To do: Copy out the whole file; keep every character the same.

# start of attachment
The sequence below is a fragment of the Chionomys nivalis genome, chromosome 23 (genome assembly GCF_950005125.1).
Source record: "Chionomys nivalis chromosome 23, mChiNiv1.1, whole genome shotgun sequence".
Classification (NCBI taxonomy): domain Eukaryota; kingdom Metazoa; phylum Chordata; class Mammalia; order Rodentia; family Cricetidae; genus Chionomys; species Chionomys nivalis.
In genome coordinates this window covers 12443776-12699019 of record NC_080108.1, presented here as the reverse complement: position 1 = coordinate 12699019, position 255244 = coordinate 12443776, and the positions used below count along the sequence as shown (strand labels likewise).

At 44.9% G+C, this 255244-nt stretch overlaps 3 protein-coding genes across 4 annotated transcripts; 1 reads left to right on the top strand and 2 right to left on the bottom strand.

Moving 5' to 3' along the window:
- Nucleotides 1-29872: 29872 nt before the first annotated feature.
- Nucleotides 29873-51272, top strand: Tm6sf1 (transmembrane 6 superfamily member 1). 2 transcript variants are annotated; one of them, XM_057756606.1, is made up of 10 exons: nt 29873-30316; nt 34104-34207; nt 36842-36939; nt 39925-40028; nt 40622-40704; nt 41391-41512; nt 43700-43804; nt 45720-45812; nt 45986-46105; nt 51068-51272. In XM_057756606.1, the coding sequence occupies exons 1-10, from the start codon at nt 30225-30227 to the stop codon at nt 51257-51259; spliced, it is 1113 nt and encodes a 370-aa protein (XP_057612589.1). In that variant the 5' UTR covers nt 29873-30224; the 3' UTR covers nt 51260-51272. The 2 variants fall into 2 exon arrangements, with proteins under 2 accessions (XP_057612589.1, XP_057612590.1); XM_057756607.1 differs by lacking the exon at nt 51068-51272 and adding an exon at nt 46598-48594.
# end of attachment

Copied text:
The sequence below is a fragment of the Chionomys nivalis genome, chromosome 23 (genome assembly GCF_950005125.1).
Source record: "Chionomys nivalis chromosome 23, mChiNiv1.1, whole genome shotgun sequence".
Classification (NCBI taxonomy): domain Eukaryota; kingdom Metazoa; phylum Chordata; class Mammalia; order Rodentia; family Cricetidae; genus Chionomys; species Chionomys nivalis.
In genome coordinates this window covers 12443776-12699019 of record NC_080108.1, presented here as the reverse complement: position 1 = coordinate 12699019, position 255244 = coordinate 12443776, and the positions used below count along the sequence as shown (strand labels likewise).

At 44.9% G+C, this 255244-nt stretch overlaps 3 protein-coding genes across 4 annotated transcripts; 1 reads left to right on the top strand and 2 right to left on the bottom strand.

Moving 5' to 3' along the window:
- Nucleotides 1-29872: 29872 nt before the first annotated feature.
- Nucleotides 29873-51272, top strand: Tm6sf1 (transmembrane 6 superfamily member 1). 2 transcript variants are annotated; one of them, XM_057756606.1, is made up of 10 exons: nt 29873-30316; nt 34104-34207; nt 36842-36939; nt 39925-40028; nt 40622-40704; nt 41391-41512; nt 43700-43804; nt 45720-45812; nt 45986-46105; nt 51068-51272. In XM_057756606.1, the coding sequence occupies exons 1-10, from the start codon at nt 30225-30227 to the stop codon at nt 51257-51259; spliced, it is 1113 nt and encodes a 370-aa protein (XP_057612589.1). In that variant the 5' UTR covers nt 29873-30224; the 3' UTR covers nt 51260-51272. The 2 variants fall into 2 exon arrangements, with proteins under 2 accessions (XP_057612589.1, XP_057612590.1); XM_057756607.1 differs by lacking the exon at nt 51068-51272 and adding an exon at nt 46598-48594.